Low enrollment causes AP Physics 2 class to be combined with a separate AP Physics 1 class

Jennifer Dye

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With low enrollment at the start of the 2019-2020 school year, Advanced Placement (AP) Physics 2 was removed on the first week of school from Bonita Vista High’s (BVH) class selection, leaving several students without their preferred science class. 

Although, due to requests from administration to allow students interested to continue taking AP Physics 2, the class was re-implemented as a combined class with sixth period AP Physics.  

As stated by Physics teacher Elan Hiller, the AP Physics 2 class has normally had around twenty students each year. In recent years, it has been combined with AP Physics C, an engineering physics class to combat the low enrollment in both classes, though this year, it was combined with AP Physics 1. 

“I had a student last year who really wanted to take AP Physics C,” Hiller said. “This young man did a lot of recruiting on his own and got students from other classes that were interested and gathered enough people to form a class [that could be supported by the school].” 

The cause for low enrollment does not have a definite answer, though both Hiller and Principal Roman Del Rosario, Ed. D, believe that it is due to more options for classes at BVH and the rigorous content this particular class provides. 

“[AP Physics 2] has a lot of context,” Del Rosario said. “This year and the last year we have added new electives such as, Anatomy and Physiology, AP Computer Science Principles, AP Computer Science and Marine Biology, all of which add to more competition and less students in particular classes.”

Depending on next year’s enrollment and the interests of students, there is a chance of either the AP Physics 2 class or AP Physics C coming back, similar to the previous year. Considering the current state of the class, Hiller expresses that if there were to be another year of this combined class, then students would have to be very determined and independent enough to balance the workload. Though, Del Rosario and Hiller stress that if students recruit others to join the class, it is a definite possibility for an individual class for AP Physics 2 to return in the following year.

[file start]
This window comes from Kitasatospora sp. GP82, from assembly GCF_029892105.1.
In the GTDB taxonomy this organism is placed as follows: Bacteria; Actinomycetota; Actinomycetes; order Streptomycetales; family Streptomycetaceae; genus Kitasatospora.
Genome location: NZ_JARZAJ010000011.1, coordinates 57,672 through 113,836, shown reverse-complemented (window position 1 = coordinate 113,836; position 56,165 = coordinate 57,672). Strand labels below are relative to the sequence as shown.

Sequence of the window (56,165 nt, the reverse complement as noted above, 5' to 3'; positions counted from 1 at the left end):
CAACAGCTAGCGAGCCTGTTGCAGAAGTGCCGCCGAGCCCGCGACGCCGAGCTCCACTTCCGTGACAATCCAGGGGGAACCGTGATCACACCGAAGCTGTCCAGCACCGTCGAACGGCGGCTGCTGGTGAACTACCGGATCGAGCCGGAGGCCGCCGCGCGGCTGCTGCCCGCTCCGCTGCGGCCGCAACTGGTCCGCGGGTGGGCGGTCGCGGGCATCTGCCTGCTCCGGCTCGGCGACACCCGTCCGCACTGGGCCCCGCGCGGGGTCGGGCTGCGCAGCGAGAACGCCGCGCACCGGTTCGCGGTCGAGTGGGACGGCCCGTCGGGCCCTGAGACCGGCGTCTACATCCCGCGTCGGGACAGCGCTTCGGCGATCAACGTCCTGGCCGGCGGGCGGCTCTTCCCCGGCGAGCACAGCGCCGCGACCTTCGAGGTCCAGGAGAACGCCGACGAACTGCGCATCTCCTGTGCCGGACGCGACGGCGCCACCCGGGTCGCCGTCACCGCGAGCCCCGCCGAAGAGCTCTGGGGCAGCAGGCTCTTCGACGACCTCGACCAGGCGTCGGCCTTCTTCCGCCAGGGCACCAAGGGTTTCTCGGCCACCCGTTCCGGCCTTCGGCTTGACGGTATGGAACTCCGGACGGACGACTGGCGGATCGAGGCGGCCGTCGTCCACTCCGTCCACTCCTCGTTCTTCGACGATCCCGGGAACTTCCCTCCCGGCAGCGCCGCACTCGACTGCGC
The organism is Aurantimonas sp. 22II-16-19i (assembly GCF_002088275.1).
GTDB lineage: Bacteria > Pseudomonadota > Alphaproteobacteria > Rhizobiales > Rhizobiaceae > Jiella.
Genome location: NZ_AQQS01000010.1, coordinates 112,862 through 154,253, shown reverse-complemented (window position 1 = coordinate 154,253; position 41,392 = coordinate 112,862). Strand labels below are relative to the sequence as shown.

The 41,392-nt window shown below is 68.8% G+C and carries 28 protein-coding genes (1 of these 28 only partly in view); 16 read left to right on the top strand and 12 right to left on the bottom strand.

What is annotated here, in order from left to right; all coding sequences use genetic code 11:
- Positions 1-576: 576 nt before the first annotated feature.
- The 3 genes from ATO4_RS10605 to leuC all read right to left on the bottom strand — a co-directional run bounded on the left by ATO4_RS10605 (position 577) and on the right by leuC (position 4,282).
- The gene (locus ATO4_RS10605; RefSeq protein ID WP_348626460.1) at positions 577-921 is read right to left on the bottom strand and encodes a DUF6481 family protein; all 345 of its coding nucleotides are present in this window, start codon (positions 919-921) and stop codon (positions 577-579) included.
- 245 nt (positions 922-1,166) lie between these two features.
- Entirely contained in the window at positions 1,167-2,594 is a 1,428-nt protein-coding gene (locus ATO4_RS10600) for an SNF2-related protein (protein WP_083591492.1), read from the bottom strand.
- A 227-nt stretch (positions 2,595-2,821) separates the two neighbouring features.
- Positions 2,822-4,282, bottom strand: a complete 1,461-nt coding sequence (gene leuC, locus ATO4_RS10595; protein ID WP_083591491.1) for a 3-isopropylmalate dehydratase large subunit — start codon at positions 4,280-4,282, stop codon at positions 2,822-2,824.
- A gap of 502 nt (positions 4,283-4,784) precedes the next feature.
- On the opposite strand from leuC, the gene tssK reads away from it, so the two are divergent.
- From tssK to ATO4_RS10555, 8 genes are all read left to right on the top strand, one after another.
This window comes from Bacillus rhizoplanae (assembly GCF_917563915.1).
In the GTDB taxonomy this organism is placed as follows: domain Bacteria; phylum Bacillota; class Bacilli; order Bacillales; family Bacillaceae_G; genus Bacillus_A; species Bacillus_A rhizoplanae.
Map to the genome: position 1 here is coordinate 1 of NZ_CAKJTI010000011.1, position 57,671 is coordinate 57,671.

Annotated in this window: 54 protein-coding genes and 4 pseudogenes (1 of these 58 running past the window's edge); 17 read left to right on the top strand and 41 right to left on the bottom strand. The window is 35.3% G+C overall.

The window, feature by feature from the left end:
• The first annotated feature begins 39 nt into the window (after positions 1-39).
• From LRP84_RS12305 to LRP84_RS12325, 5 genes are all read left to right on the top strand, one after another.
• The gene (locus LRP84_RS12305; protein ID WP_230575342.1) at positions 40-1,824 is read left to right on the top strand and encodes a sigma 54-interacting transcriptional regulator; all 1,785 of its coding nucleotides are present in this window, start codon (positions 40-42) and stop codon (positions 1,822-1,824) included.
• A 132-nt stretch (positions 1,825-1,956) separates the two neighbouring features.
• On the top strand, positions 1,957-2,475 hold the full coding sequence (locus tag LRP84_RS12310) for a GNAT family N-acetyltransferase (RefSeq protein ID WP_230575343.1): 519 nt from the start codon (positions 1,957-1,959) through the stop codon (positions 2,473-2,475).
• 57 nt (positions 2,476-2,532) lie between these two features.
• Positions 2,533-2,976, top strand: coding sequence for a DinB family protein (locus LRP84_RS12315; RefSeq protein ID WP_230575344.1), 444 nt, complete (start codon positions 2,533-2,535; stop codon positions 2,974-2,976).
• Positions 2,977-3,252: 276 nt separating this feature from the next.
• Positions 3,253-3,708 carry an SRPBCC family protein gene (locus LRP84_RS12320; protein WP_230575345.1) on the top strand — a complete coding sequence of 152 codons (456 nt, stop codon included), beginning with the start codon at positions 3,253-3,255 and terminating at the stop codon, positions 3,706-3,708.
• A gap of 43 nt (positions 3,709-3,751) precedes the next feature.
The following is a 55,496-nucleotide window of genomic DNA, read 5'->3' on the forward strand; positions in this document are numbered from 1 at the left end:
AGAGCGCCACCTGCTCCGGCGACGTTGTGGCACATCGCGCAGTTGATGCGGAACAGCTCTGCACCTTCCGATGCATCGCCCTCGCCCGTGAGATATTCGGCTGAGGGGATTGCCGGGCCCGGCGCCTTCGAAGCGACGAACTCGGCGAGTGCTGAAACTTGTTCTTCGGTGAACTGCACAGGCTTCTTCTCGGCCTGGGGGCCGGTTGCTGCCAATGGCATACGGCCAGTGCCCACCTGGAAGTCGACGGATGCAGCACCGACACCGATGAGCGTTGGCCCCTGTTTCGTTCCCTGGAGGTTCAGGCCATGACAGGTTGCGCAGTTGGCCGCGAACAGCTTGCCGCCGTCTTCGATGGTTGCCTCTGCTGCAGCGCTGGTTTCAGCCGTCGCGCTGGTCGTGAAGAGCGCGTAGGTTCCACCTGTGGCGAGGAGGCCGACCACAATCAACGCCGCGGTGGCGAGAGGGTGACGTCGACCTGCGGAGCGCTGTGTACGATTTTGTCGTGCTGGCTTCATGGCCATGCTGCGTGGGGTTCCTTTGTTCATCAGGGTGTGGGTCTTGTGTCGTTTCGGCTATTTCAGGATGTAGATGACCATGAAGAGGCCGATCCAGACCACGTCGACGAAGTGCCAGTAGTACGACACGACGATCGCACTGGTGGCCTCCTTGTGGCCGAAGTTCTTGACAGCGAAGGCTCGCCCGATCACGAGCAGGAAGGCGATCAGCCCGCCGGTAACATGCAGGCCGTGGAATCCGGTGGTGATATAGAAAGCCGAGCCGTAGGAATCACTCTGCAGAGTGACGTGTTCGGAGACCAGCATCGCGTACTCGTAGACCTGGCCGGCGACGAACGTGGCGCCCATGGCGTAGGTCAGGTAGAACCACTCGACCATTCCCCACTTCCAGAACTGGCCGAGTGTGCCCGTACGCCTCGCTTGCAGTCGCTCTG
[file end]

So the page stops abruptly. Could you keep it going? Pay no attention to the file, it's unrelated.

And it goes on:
“It’s not 100% ideal [to have a combined] because it creates a situation where students have to be very disciplined,” Hiller said. “I can work with them [sometimes], but the majority of the time is used to teach AP Physics 1. These students have to understand that going in and must be very disciplined to work about 70% of the time independently.” 

Currently, the class is going to be run in a “flipped” manner, where the students watch videos to write notes and understand concepts. Then in class they work on worksheets together and ask Hiller questions that they need answered to further develop their understanding. 

“I feel that [having a flipped class] will be a dramatic change as I do not have enough time outside of class to listen to a whole lecture because of my extracurricular activities that I have almost everyday, but I will have to adapt to [this teaching style],” current AP Physics 2 student and junior Alan Orozco said. 

According to Del Rosario, the district provides the school with a certain allocation annually in order to prevent an imbalance in class sizes. This allocation is found by taking the number of BVH’s general education students and dividing that by 28, a ratio negotiated by teachers and the district.

“Most teachers cannot exceed 176 students, so what happens when we only have so much allocation is that classes [which] are too small are no longer viable. [This is] because that allocation must be used to support other classes to make sure teachers stay under their contractual limit,” Del Rosario said. 

Since having the combined class, Hiller indicates his admiration for the attitudes presented by the three AP Physics 2 students. 

“[So far the class is going] excellent, all three of the students have great attitudes and are doing a great job of getting their work in and asking questions when necessary. They are doing a good job of working independently, like they said they would [when joining the class],” Hiller said.